A growing population, rising prosperity and urbanisation are all expected to conspire to bring about a boom in global dairy sales.
While consumption is expected to fall in Western Europe, which has the highest per capita milk sales in the world today, in other regions a big increase in sales is expected.
Global demand for milk and other liquid dairy products like infant milk and drinking yoghurt stood at 270 billion litres in 2010. That figure is expected to increase to some 350 billion litres by 2020.
Packaged milk shift
Moreover, Tetra Pak expects a significant shift towards packaged milk over the coming years.
CEO Dennis Jönsson said in a conference call that 2014 is predicted to be the “tipping point” when packaged milk in developing countries outsells loose milk.
Just over half the milk drunk in developing countries was bought loose last year. But by 2014 the proportion sold in packages is expected to rise to 55 per cent and then climb to 70 per cent by 2020.
Jönsson honed in on Vietnam as an example of a country that is driving global dairy growth.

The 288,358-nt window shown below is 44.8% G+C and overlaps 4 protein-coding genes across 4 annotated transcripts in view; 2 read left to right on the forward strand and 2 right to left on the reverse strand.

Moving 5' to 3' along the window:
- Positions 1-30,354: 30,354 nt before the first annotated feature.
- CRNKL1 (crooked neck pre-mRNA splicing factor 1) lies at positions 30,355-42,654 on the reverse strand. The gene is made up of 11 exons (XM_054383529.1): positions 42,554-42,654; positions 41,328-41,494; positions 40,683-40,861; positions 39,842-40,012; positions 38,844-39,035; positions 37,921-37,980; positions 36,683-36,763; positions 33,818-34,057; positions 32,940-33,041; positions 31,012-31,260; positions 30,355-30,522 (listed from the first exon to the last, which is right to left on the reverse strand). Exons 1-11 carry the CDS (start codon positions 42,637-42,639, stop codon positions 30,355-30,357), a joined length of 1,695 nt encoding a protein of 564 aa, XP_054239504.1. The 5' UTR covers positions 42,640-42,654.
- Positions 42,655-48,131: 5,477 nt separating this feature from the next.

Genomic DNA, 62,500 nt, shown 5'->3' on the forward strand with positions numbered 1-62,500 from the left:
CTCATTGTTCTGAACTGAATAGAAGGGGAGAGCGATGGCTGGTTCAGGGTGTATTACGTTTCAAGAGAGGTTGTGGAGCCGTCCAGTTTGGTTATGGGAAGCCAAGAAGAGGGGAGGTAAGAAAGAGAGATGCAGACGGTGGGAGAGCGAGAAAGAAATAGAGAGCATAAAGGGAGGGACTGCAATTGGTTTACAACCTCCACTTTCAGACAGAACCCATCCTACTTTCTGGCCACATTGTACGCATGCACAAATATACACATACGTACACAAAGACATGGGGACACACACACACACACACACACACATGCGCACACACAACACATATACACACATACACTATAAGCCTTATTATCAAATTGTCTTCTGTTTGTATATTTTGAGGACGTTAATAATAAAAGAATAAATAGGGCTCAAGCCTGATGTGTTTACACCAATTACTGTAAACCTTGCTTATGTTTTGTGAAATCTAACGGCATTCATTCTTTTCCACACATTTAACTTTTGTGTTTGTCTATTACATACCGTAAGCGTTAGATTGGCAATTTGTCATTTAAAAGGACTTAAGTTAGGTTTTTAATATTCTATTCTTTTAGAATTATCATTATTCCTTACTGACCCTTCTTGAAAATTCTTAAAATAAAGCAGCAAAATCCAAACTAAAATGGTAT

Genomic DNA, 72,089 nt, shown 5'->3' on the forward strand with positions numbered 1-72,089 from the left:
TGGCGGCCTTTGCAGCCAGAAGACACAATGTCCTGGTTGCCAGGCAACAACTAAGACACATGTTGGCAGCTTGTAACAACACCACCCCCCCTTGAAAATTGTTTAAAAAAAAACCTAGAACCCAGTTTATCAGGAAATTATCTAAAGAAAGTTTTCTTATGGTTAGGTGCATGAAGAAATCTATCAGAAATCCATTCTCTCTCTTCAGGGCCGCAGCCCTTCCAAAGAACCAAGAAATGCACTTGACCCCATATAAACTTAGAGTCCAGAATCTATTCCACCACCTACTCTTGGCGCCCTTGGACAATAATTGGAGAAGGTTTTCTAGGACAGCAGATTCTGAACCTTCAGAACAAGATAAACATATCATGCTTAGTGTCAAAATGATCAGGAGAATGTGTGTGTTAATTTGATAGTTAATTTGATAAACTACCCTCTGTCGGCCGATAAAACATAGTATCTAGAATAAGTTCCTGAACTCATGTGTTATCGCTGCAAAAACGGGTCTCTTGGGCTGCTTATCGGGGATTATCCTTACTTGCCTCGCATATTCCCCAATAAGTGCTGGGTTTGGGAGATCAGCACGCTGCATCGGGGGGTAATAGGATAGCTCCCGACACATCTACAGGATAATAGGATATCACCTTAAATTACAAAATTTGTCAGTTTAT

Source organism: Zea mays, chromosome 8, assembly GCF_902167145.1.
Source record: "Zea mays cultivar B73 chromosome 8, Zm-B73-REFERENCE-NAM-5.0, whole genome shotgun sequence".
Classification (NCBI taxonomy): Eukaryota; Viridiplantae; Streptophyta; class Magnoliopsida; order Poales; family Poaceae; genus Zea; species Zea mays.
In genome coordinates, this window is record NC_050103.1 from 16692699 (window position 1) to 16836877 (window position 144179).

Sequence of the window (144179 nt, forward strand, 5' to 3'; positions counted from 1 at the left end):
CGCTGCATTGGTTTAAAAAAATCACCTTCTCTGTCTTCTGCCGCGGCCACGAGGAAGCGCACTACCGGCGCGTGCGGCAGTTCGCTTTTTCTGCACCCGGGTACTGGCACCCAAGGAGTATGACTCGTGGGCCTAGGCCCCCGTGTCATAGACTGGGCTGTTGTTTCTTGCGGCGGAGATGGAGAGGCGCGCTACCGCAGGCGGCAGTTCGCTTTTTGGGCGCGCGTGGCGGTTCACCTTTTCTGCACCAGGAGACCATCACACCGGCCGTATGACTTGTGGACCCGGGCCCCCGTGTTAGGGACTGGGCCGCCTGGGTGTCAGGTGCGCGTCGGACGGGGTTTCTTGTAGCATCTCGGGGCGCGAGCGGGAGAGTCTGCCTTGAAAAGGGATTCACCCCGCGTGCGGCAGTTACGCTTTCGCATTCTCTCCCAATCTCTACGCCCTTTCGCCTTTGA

With GDP per capita tripling over the past decade, the country has a burgeoning middle class interested in dairy products and their role in nutrition.
The result is a per capita growth in liquid dairy consumption of 22 per cent a year.
However, not all countries in the developing world are growing at quite that rate and in some mature markets growth is not happening at all.
North America and Western Europe are stagnant or declining but are still expected to consume more per capita than any other region in 2020. They therefore remain markets that are impossible to ignore.
Taking Spain as an example to follow, Jönsson said value-added products promoting convenience and health and wellness are likely to offer the best opportunities in these mature markets. Continued and deeper commitment on sustainability is also expected to be an important key to retaining consumer loyalty.